I’ve been wondering how often, like the blue jay, we peck at the ice — or a situation or perhaps a person — with no success. I suspect we work longer and harder, and give up less easily — if ever. And our success rate is often similar to the blue jay’s.

Persistence is a good thing, but we often don’t know when to stop our hammering. Our blindness in pursuit can prevent us from looking for an alternate route, a different solution, or an understanding that the problem and/or solution doesn’t belong to us.

Sometimes we need to stop pecking at the frozen ice. Give it up as a lost cause. Forgive ourselves for misplaced actions. Go in search of another source or a different solution.

I suspect the blue jay went looking for water elsewhere. I hope he found some.

While he was gone, I broke up the ice so plenty of water was available for all the birds.

Until next Tuesday . . .

 

 

 

Stocking Up

Planning is a good thing — especially during the holidays. Our normally busy lives get crammed with even more activities, leaving us less time to shop, less time to think ahead, less time to be at our best.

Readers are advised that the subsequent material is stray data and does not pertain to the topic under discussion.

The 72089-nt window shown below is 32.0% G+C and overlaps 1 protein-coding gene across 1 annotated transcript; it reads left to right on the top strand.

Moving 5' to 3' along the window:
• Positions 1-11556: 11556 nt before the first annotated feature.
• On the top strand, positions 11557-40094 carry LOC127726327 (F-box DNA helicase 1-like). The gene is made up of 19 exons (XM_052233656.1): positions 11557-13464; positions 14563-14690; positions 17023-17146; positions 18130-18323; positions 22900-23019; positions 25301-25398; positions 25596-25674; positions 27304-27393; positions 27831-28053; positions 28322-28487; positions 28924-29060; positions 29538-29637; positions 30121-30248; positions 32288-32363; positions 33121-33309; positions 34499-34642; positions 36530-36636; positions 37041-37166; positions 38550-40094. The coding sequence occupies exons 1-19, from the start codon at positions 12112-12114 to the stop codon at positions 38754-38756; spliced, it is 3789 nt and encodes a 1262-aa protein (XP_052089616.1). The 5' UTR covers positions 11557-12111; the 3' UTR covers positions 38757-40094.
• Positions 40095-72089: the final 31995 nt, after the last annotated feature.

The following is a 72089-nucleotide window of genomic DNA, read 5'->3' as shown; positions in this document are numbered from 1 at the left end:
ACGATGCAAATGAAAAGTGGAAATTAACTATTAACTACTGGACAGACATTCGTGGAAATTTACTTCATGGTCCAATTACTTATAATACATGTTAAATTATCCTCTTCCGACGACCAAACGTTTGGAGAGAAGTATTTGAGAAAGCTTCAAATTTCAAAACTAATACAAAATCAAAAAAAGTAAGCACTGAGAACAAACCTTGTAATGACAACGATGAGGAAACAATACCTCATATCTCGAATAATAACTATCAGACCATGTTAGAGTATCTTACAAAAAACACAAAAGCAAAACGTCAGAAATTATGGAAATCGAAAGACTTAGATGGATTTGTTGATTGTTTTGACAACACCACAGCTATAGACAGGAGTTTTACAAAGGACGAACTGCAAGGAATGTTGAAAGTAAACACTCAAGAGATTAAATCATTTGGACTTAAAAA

If you’re a regular reader of this blog, you know I’m an inveterate list-maker, planner, and ponderer — often bordering on obsessive and incurable.

Perhaps you can imagine my dismay at the state of my pantry as I began my holiday baking. I always have at least ten pounds of all-purpose flour on hand — always. On baking day, I discovered a mere two cups of flour in the canister. The flour shelf was full — 2 bags of rye flour, 2 bags of bread flour, 1/2 box of cake flour, nearly a bag of whole wheat flour — but my usual stash of all-purpose flour had been used and not replaced. Granulated sugar was in a similar state: 4 cups in the canister, but no extra bags on the shelf, though both powdered and brown sugar were in abundance.